Feeding Disorder

A feeding disorder is the failure of an infant or young child to get enough nutrition. This can lead to malnutrition. A feeding disorder causes weight loss, or a failure to gain weight as expected for the child’s age. Other symptoms include constipation, fussiness, excessive crying, and the child's loss of interest in their surroundings. 

A feeding disorder may occur because the child isn't getting the right amounts or types of food. Or it may be due to how the mother or caregiver interacts with the child. Sometimes the exact cause can't be found.

Childhood malnutrition is a very serious condition. If untreated, it can have lasting (permanent) effects on the child’s mental and physical development.

Treatment includes increasing the child’s daily intake of calories and fluid. If the child is low on vitamins or minerals, certain foods or supplements may be advised. The healthcare provider will look for and treat any illness that may also be present. You will be given information about the best diet to feed your child. This can be a difficult problem to solve. A team approach may be needed. The team may include a doctor who specializes in treating infants and children (a pediatrician), a dietitian, social workers, and visiting nurses. In severe cases, your child may need hospitalization. In very extreme cases, your child may need tube feedings if he or she isn't getting enough calories by mouth. 

Home care

  • Follow the healthcare provider’s plan for changes to diet and fluid intake.

  • Keep regular appointments with the healthcare provider to watch your child’s growth and development.

Follow-up care

Follow up with your child’s healthcare provider, or as advised.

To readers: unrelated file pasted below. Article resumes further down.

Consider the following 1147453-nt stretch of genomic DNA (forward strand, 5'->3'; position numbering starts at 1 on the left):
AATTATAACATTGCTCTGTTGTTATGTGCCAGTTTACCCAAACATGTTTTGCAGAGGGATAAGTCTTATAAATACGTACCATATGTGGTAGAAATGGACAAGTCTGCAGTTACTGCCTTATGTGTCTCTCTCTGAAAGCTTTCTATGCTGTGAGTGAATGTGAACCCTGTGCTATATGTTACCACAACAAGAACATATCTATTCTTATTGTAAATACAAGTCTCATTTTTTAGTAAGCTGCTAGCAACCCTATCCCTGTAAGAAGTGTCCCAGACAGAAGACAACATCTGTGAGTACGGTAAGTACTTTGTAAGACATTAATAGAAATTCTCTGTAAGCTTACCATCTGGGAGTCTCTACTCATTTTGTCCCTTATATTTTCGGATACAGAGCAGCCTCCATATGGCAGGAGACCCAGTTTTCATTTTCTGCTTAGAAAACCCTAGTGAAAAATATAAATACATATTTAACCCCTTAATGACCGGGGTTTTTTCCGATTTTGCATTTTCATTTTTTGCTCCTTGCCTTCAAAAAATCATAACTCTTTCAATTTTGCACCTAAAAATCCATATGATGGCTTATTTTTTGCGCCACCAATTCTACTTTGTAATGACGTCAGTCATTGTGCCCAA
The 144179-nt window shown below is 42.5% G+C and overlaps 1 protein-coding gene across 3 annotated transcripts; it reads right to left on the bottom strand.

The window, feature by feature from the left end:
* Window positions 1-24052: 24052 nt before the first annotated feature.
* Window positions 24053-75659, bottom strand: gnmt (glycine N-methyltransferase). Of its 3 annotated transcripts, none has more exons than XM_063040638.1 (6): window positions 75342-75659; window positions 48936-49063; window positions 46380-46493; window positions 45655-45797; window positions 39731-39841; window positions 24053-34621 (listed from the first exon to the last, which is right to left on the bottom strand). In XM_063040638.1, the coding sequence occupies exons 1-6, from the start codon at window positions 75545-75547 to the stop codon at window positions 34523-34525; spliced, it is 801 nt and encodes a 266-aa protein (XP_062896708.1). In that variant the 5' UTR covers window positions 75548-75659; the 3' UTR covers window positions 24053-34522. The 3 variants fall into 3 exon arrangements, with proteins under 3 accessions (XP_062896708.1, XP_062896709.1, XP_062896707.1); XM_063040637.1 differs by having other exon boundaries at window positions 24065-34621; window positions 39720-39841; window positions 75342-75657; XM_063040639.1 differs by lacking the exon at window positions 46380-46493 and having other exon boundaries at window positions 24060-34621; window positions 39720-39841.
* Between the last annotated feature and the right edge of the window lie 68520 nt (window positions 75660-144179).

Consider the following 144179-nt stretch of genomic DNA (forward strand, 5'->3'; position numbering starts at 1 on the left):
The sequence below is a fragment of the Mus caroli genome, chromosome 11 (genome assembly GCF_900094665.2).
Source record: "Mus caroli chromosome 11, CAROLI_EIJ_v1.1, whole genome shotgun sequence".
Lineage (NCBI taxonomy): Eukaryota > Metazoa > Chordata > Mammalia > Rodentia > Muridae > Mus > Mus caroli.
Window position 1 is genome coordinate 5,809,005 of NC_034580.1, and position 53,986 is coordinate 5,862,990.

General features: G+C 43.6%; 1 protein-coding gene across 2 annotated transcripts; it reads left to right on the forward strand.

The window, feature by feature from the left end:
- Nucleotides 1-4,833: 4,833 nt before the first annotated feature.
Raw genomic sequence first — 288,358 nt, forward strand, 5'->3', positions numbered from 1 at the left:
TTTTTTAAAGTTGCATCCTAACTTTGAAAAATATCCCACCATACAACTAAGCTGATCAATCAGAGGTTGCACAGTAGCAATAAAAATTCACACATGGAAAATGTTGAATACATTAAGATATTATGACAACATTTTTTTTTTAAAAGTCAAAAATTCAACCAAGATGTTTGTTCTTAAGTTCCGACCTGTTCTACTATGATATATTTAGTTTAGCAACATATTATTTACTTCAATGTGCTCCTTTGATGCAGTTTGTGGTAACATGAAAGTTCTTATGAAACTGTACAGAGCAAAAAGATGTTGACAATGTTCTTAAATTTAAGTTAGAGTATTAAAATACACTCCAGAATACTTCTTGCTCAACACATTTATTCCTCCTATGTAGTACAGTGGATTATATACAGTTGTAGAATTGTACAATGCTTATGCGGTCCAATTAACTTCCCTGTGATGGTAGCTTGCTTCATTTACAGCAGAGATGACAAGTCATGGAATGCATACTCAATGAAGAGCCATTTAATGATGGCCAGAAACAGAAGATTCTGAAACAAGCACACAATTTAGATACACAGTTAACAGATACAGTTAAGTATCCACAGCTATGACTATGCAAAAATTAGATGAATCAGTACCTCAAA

When to get medical advice

Call your child’s healthcare provider right away if any of these occur:

  • Your child vomits repeatedly

  • Your child has continued or severe diarrhea

  • Your child has blood in the vomit or stool

  • Your child has belly (abdominal) swelling

  • You can't soothe your child

  • Your child shows abnormal fussiness, drowsiness or confusion

  • Your child has no wet diapers for 8 hours, no tears when crying, "sunken" eyes, or a dry mouth

  • Fever (see "Fever and children" below)

Fever and children

Use a digital thermometer to check your child’s temperature. Don’t use a mercury thermometer. There are different kinds and uses of digital thermometers. They include:

  • Rectal. For children younger than 3 years, a rectal temperature is the most accurate.

  • Forehead (temporal). This works for children age 3 months and older. If a child under 3 months old has signs of illness, this can be used for a first pass. The provider may want to confirm with a rectal temperature.

  • Ear (tympanic). Ear temperatures are accurate after 6 months of age, but not before.

  • Armpit (axillary). This is the least reliable but may be used for a first pass to check a child of any age with signs of illness. The provider may want to confirm with a rectal temperature.

  • Mouth (oral). Don’t use a thermometer in your child’s mouth until he or she is at least 4 years old.

Use the rectal thermometer with care. Follow the product maker’s directions for correct use. Insert it gently. Label it and make sure it’s not used in the mouth. It may pass on germs from the stool. If you don’t feel OK using a rectal thermometer, ask the healthcare provider what type to use instead. When you talk with any healthcare provider about your child’s fever, tell him or her which type you used.

Below are guidelines to know if your young child has a fever. Your child’s healthcare provider may give you different numbers for your child. Follow your provider’s specific instructions.

Fever readings for a baby under 3 months old:

  • First, ask your child’s healthcare provider how you should take the temperature.

  • Rectal or forehead: 100.4°F (38°C) or higher

  • Armpit: 99°F (37.2°C) or higher

Fever readings for a child age 3 months to 36 months (3 years):

  • Rectal, forehead, or ear: 102°F (38.9°C) or higher

  • Armpit: 101°F (38.3°C) or higher

Call the healthcare provider in these cases:

  • Repeated temperature of 104°F (40°C) or higher in a child of any age

  • Fever of 100.4° F (38° C) or higher in baby younger than 3 months

  • Fever that lasts more than 24 hours in a child under age 2

  • Fever that lasts for 3 days in a child age 2 or older

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